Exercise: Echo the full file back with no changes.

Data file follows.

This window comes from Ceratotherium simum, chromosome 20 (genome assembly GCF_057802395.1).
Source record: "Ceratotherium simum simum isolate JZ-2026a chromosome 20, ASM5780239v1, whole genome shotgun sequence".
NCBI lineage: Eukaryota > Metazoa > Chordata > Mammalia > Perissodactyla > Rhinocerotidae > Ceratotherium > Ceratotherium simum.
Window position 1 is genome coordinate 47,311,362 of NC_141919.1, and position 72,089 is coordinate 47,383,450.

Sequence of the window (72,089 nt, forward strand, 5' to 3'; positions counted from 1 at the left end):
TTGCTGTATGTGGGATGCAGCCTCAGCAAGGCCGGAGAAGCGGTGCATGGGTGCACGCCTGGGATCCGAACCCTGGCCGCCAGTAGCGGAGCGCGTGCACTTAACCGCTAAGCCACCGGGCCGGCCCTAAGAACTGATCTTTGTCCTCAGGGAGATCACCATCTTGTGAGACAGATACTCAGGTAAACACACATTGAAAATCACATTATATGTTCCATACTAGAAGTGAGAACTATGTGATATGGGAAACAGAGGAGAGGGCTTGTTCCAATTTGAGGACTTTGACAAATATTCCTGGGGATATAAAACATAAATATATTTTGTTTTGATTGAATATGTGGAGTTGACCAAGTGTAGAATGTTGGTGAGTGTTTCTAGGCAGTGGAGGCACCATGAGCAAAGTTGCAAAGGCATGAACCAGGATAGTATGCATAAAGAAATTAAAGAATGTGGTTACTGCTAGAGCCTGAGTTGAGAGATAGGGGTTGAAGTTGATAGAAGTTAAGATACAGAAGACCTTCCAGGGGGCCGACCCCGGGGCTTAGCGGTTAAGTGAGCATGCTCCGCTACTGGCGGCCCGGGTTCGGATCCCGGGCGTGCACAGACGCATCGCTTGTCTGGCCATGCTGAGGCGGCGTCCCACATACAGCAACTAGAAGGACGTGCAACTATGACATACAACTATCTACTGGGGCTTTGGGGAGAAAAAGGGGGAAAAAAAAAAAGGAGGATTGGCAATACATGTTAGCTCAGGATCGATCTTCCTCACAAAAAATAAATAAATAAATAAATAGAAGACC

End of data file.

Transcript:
This window comes from Ceratotherium simum, chromosome 20 (genome assembly GCF_057802395.1).
Source record: "Ceratotherium simum simum isolate JZ-2026a chromosome 20, ASM5780239v1, whole genome shotgun sequence".
NCBI lineage: Eukaryota > Metazoa > Chordata > Mammalia > Perissodactyla > Rhinocerotidae > Ceratotherium > Ceratotherium simum.
Window position 1 is genome coordinate 47,311,362 of NC_141919.1, and position 72,089 is coordinate 47,383,450.

Sequence of the window (72,089 nt, forward strand, 5' to 3'; positions counted from 1 at the left end):
TTGCTGTATGTGGGATGCAGCCTCAGCAAGGCCGGAGAAGCGGTGCATGGGTGCACGCCTGGGATCCGAACCCTGGCCGCCAGTAGCGGAGCGCGTGCACTTAACCGCTAAGCCACCGGGCCGGCCCTAAGAACTGATCTTTGTCCTCAGGGAGATCACCATCTTGTGAGACAGATACTCAGGTAAACACACATTGAAAATCACATTATATGTTCCATACTAGAAGTGAGAACTATGTGATATGGGAAACAGAGGAGAGGGCTTGTTCCAATTTGAGGACTTTGACAAATATTCCTGGGGATATAAAACATAAATATATTTTGTTTTGATTGAATATGTGGAGTTGACCAAGTGTAGAATGTTGGTGAGTGTTTCTAGGCAGTGGAGGCACCATGAGCAAAGTTGCAAAGGCATGAACCAGGATAGTATGCATAAAGAAATTAAAGAATGTGGTTACTGCTAGAGCCTGAGTTGAGAGATAGGGGTTGAAGTTGATAGAAGTTAAGATACAGAAGACCTTCCAGGGGGCCGACCCCGGGGCTTAGCGGTTAAGTGAGCATGCTCCGCTACTGGCGGCCCGGGTTCGGATCCCGGGCGTGCACAGACGCATCGCTTGTCTGGCCATGCTGAGGCGGCGTCCCACATACAGCAACTAGAAGGACGTGCAACTATGACATACAACTATCTACTGGGGCTTTGGGGAGAAAAAGGGGGAAAAAAAAAAAGGAGGATTGGCAATACATGTTAGCTCAGGATCGATCTTCCTCACAAAAAATAAATAAATAAATAAATAGAAGACC